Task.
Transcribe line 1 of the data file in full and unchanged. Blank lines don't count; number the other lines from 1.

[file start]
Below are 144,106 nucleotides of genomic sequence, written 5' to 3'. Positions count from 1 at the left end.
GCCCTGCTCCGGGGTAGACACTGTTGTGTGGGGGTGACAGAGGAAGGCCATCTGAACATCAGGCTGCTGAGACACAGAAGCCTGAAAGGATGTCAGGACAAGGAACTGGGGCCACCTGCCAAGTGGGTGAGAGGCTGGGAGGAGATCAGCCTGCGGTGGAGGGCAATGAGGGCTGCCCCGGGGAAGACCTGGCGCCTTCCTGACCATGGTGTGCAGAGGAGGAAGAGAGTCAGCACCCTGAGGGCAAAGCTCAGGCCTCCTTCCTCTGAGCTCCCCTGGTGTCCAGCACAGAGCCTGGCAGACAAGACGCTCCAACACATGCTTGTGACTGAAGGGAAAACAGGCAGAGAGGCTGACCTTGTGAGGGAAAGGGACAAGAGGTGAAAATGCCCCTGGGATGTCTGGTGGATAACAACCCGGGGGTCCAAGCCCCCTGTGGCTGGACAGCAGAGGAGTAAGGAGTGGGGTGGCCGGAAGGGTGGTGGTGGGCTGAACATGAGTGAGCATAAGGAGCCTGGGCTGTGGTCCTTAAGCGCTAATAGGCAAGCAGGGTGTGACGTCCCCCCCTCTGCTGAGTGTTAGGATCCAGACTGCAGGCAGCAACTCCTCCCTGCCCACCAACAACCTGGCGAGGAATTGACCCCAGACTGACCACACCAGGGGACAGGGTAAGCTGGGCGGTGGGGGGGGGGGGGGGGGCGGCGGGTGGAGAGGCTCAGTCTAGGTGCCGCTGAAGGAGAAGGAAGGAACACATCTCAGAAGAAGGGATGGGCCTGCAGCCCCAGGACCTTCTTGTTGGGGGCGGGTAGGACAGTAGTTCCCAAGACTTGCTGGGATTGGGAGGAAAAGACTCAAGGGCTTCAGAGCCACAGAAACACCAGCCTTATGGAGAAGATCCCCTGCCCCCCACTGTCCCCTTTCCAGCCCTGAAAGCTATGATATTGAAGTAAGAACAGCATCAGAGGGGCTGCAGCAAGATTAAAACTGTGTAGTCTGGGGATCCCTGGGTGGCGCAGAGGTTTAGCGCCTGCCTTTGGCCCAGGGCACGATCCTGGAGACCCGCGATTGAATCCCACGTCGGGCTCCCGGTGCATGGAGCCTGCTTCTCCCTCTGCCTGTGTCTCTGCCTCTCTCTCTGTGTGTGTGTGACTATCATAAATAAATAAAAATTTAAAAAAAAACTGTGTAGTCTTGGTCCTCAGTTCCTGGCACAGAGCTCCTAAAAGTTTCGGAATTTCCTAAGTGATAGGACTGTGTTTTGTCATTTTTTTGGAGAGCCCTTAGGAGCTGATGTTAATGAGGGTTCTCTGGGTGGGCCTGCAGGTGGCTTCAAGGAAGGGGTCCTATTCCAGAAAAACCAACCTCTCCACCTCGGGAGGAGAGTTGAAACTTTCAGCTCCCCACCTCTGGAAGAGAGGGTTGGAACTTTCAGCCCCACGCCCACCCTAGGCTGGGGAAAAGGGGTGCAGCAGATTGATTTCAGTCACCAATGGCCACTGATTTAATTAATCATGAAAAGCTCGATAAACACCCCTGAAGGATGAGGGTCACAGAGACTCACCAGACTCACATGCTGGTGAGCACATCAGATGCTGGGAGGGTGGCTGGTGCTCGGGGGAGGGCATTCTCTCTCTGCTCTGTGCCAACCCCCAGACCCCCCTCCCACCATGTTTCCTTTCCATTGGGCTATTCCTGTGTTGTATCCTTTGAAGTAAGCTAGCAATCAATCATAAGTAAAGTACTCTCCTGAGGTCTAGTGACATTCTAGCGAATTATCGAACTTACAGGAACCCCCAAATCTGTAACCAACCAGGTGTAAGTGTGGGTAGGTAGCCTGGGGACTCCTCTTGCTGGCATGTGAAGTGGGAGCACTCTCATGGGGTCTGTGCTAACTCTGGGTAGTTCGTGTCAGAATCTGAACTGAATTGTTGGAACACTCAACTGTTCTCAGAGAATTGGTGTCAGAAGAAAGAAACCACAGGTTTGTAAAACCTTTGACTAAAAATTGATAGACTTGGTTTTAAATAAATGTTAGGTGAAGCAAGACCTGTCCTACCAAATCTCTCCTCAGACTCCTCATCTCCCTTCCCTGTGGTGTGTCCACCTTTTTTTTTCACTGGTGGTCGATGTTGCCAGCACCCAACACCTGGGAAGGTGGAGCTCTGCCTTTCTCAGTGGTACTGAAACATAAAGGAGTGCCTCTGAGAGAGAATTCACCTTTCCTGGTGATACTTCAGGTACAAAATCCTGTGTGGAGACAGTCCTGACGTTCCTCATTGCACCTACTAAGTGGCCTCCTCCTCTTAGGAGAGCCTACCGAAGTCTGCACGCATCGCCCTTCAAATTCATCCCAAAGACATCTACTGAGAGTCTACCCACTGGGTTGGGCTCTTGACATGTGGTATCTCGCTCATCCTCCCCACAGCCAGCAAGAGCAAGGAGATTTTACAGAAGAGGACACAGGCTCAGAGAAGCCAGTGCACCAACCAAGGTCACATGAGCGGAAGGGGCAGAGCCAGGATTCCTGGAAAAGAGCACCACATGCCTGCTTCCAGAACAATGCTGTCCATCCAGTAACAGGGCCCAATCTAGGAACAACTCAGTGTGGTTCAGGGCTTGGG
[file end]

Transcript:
Below are 144,106 nucleotides of genomic sequence, written 5' to 3'. Positions count from 1 at the left end.